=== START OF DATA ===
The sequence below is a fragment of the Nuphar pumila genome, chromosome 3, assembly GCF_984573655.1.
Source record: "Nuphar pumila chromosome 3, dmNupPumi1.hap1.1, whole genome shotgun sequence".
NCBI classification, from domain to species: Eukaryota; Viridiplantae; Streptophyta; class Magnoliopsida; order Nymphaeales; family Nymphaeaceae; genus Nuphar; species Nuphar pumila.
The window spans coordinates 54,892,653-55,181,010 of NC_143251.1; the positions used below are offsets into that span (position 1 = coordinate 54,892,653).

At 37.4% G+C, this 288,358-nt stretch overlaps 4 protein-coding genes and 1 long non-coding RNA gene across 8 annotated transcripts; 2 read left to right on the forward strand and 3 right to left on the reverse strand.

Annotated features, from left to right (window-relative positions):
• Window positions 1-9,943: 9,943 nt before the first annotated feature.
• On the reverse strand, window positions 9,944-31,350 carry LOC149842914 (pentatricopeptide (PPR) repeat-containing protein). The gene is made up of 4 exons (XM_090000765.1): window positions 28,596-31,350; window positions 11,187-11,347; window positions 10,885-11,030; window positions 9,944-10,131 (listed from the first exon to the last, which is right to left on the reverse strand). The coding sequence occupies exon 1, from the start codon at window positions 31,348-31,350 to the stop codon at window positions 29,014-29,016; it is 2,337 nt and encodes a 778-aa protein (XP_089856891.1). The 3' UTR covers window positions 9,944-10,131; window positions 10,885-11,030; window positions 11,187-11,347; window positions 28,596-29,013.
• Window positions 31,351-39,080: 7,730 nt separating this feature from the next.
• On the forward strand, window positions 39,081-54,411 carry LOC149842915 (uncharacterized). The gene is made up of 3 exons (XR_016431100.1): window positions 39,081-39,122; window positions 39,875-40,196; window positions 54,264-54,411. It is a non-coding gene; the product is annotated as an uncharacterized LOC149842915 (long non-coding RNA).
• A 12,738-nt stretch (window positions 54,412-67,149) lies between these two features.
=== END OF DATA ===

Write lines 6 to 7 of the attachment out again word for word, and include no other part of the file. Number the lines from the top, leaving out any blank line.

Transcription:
Annotated features, from left to right (window-relative positions):
• Window positions 1-9,943: 9,943 nt before the first annotated feature.